6. Learned Barking:
Because dogs naturally repeat behaviors that have been rewarding for them in the past, learned barking is barking that a dog has learned will elicit a specific response, usually as a result of reinforcement from their owner.
Some examples of learned barking include attention seeking, barking at the back door to be let outside, barking at their food bowl to be fed, or barking at the dinner table to be handed a snack from your plate.
How to stop learned barking:
Learned barking should not be reprimanded. Instead, you should reinforce a more positive behavior to the dog, something that does not involve barking.
To stop learned barking, you’ll need to teach your dog to use more appropriate ways to communicate. For example, if your dog is barking as a way to attract attention, rather than respond to his barks, ignore them and only give your dog attention when he’s not barking.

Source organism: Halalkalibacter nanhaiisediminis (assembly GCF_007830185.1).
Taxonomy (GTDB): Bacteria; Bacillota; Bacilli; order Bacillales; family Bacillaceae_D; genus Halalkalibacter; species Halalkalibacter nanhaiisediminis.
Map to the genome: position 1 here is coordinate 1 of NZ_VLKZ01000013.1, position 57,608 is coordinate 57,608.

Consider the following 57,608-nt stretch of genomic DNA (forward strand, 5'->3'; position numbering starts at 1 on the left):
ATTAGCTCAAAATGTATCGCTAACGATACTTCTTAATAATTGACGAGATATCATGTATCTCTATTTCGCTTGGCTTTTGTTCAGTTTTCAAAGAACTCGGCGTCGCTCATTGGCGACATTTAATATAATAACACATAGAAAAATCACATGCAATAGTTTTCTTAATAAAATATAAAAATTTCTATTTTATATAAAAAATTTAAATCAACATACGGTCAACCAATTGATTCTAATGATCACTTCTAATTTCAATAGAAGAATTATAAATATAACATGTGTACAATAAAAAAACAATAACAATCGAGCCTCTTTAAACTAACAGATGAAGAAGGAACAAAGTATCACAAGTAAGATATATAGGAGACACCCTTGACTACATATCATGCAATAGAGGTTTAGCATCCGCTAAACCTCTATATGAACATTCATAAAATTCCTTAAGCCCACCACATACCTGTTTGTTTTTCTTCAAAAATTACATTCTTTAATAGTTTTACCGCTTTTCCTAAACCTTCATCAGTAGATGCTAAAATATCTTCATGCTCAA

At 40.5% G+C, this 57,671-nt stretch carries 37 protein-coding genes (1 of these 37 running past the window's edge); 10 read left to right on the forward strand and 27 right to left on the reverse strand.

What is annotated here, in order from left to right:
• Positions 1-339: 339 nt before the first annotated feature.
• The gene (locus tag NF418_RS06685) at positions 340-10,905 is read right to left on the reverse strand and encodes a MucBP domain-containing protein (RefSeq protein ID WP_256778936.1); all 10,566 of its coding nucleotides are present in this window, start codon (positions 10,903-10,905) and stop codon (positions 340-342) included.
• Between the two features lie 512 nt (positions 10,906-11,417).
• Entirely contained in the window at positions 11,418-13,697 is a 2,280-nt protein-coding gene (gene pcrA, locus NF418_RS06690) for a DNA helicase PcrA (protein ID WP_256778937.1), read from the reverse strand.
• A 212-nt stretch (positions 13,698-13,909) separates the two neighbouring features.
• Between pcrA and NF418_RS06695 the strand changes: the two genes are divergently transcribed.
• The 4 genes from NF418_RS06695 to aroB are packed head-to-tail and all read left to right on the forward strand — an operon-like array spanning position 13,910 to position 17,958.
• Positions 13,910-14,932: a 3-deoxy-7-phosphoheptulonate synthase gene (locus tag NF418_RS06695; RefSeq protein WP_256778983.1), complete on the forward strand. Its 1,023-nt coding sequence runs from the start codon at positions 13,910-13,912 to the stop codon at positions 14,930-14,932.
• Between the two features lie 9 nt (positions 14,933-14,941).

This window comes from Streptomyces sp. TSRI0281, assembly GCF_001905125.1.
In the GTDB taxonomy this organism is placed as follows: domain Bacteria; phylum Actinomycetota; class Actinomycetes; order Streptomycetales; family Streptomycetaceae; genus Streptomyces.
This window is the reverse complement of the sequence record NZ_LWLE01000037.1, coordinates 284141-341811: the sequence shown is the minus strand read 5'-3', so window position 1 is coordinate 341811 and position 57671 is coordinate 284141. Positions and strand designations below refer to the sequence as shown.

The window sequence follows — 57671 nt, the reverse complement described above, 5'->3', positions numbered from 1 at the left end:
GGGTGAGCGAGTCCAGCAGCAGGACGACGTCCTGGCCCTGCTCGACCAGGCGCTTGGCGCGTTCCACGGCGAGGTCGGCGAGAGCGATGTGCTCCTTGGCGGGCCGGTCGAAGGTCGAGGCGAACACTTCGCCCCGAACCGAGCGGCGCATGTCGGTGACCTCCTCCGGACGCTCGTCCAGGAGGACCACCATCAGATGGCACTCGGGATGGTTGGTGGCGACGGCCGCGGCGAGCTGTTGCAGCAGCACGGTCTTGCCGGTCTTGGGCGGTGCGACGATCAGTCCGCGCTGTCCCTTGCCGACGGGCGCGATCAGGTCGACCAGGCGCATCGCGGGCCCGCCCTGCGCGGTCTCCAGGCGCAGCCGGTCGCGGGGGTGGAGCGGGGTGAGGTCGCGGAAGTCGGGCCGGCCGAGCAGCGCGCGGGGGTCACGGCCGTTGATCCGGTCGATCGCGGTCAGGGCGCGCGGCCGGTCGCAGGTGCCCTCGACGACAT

If your dog has learned to bark at the door to be let outside, teach him an alternative behavior instead, perhaps just sitting quietly by the door or ringing a bell. Only open the door to let him outside when he’s giving an appropriate behavior and never in response to him barking.
Likewise, if your dog barks at his food bowl, or barks at you while you’re eating, ignore him until he’s calm and quiet, and then reward him by providing what he’s asking for.
In the same way that you may have inadvertently taught your dog to bark to get what he wants, you can teach a more appropriate behavior. It will, however, require being observant and consistent and no longer giving in to your dog’s barked commands.
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